Konrad Sachs (Sax, Sass), a cooper in Stuttgart, Germany, was the delegate of the city of Stuttgart to the Württemberg assembly of the peasants on the Wunnenstein and at Bietigheim in the Peasants' War of 1525. After the Peasants' War he became an Anabaptist and was presumably a leader of the South German Anabaptists by 1530, when he baptized Barbara Löffler, the wife of a shoemaker in Stuttgart. He found shelter with Konrad Thumb of Neuburg, Württemberg, in his village of Stettin in the Remstal, where Schwenckfelders and Jews were also admitted and where the Schwenckfelder Burkhard Schilling was the pastor. He worked at his trade in Stuttgart and is called the leader (Vorsteher) of the Swiss Brethren in 1539 and 1545, and won a large following in the vicinity of Stuttgart and Esslingen. Nothing is known of the close of his life.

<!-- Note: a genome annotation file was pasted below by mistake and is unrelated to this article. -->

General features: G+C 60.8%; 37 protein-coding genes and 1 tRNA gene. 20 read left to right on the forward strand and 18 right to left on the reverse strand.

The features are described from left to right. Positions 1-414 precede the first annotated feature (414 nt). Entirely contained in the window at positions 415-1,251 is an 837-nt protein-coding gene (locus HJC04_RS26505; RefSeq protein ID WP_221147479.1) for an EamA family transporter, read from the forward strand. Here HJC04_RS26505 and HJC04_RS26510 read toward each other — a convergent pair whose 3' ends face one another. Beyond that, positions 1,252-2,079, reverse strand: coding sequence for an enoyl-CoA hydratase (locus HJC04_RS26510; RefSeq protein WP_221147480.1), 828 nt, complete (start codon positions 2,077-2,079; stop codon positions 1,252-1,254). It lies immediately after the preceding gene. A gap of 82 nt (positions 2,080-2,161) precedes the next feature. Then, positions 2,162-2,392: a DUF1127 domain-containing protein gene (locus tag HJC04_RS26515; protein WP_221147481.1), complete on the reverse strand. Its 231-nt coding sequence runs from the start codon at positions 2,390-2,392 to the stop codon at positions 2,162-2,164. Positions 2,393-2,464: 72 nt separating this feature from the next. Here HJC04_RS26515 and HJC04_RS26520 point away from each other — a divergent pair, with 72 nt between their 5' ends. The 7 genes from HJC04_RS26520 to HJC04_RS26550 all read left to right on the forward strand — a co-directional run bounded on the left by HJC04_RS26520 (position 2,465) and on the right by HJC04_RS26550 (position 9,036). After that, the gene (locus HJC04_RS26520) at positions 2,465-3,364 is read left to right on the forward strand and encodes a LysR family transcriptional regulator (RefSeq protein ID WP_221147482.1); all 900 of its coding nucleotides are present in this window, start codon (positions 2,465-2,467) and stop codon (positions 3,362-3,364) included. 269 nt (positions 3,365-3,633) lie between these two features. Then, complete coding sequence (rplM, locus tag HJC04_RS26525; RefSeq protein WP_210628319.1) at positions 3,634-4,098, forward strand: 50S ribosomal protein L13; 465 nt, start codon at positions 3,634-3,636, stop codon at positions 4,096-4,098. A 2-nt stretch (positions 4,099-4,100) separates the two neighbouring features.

Bossert, Gustav. Quellen zur Geschichte der Täufer I. Band, Herzogtum Württemberg. Leipzig: M. Heinsius, 1930: 1048.
Württembergisches Jahrbuch für Statistik und Landeskunde 1923-24: 100.
 Cite This Article
Bossert, Gustav. "Sachs, Konrad (16th century)." Global Anabaptist Mennonite Encyclopedia Online. 1959. Web. 21 Aug 2014. http://gameo.org/index.php?title=Sachs,_Konrad_(16th_century)&oldid=77317.
Bossert, Gustav. (1959). Sachs, Konrad (16th century). Global Anabaptist Mennonite Encyclopedia Online. Retrieved 21 August 2014, from http://gameo.org/index.php?title=Sachs,_Konrad_(16th_century)&oldid=77317.
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